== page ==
Ah, Christmas… that time of year when even the crustiest of old rockers is known to seek out a carol or two to get that festive feeling. Many years ago I remember chatting Christmas to one such gent, a man who made Alice Cooper look like a choirboy. With almost childlike enthusiasm, he told me that it was the wonderful descants which made the carols for him, as if those descants were as traditional as the carols themselves. And in a way, over the passing years, I guess that’s very much become the case. There’s certainly no quicker way to a mutiny amongst the ranks of sopranos in my choir than to confront them with a alternative descant to Hark the Herald.
Almost all of these wonderful counter-melodies were the product of Sir David Willcocks, a man who had very strong links with our part of the world. It was Sir David who really put the choir of Kings College, Cambridge on the international stage and it is from there – every Christmas Eve – that the festival of lessons and carols is broadcast to the world. This year’s will be especially poignant as in September, at the grand age of 95, Sir David made the transition to writing his tunes for the grand angelic chorus in the sky. There’s no doubt that choirs and choral societies the world over will be forever grateful for his marvellous musical legacy.
I have no doubt that a Willcocks arrangement or two will feature at the Saffron Hall on the 19th December as the BBC Singers are the latest in an impressive list of artists to visit East Anglia’s newest concert hall. The main focus of the evening is a semi-staged performance of the enduringly popular prose poem: Dylan Thomas “A Child’s Christmas in Wales”. It will bring to mind Christmasses of long ago when life seemed simpler … nostalgia and humour will be present in equal measure, as will the microphones of BBC Radio 3. Onxy Brass will bring festive brassiness to the occasion, so expect to be ding-donging merrily in the bleak midwinter whilst chestnuts roast upon an open fire.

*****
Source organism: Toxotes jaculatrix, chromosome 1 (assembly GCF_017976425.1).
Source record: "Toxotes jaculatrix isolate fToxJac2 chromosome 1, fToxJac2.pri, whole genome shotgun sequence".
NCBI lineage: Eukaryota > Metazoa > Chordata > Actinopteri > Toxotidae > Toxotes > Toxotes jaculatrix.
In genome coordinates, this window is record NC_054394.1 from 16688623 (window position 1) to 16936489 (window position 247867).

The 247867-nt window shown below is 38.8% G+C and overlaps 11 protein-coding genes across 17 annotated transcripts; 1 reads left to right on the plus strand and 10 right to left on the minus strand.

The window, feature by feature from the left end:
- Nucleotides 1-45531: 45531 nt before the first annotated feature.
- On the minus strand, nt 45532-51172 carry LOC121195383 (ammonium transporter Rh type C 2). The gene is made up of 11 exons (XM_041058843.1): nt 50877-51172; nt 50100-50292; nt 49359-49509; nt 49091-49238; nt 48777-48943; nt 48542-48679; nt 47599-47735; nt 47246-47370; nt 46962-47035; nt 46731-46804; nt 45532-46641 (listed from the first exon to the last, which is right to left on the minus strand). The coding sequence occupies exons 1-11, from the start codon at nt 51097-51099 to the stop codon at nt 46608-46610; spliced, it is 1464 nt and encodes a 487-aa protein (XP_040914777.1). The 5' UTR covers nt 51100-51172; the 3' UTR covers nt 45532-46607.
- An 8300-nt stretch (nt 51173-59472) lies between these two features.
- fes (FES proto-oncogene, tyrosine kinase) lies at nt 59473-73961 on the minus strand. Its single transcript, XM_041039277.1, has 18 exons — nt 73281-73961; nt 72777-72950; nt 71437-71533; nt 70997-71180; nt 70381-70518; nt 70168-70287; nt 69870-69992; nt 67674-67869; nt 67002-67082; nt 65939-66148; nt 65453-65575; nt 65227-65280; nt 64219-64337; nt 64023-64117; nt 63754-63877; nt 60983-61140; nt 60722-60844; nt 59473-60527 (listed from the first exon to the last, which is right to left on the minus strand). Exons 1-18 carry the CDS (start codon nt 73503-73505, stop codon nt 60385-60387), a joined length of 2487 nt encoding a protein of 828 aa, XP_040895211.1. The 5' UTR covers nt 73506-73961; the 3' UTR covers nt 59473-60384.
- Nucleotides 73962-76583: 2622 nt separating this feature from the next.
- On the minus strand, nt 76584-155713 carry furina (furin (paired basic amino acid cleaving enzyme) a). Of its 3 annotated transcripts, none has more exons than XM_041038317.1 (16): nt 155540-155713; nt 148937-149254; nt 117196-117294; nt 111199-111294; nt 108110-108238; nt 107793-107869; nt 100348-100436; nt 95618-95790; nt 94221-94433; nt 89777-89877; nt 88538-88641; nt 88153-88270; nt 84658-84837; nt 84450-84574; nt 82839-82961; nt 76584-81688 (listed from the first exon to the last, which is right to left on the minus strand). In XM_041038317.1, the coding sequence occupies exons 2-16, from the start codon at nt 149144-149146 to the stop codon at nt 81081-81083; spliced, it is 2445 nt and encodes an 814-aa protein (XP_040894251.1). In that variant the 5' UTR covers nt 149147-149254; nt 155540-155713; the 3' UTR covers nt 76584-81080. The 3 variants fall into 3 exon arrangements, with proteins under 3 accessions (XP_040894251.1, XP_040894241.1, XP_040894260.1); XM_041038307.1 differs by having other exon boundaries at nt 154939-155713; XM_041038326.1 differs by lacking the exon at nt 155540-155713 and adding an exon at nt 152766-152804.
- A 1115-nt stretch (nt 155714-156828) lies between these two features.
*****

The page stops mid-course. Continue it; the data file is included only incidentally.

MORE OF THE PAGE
I’ve written before about the popularity of Messiah at this time of year and Handel fans will not be disappointed by the options this year, with two full performances in Norwich alone. Britten Sinfonia Voices visit the city’s St Andrew’s Hall on the 16th, bringing with them a stellar quartet of soloists. In particular, I would travel some distance to hear Carolyn Sampson, a soprano who has made a speciality of historically informed performances.
Then, three days later, Norwich Cathedral Chamber Choir and Norwich Baroque switch off the lights and light up the candles in the Cathedral to transport us back to how that first performance might have felt back in 1742. If a trip to Norwich is not for you, then why not head to St Edmundsbury Cathedral on the 5th December? For this performance of Messiah, the Cathedral choir will be joined by other musicians from west Suffolk and four young soloists from the Royal Academy of Music.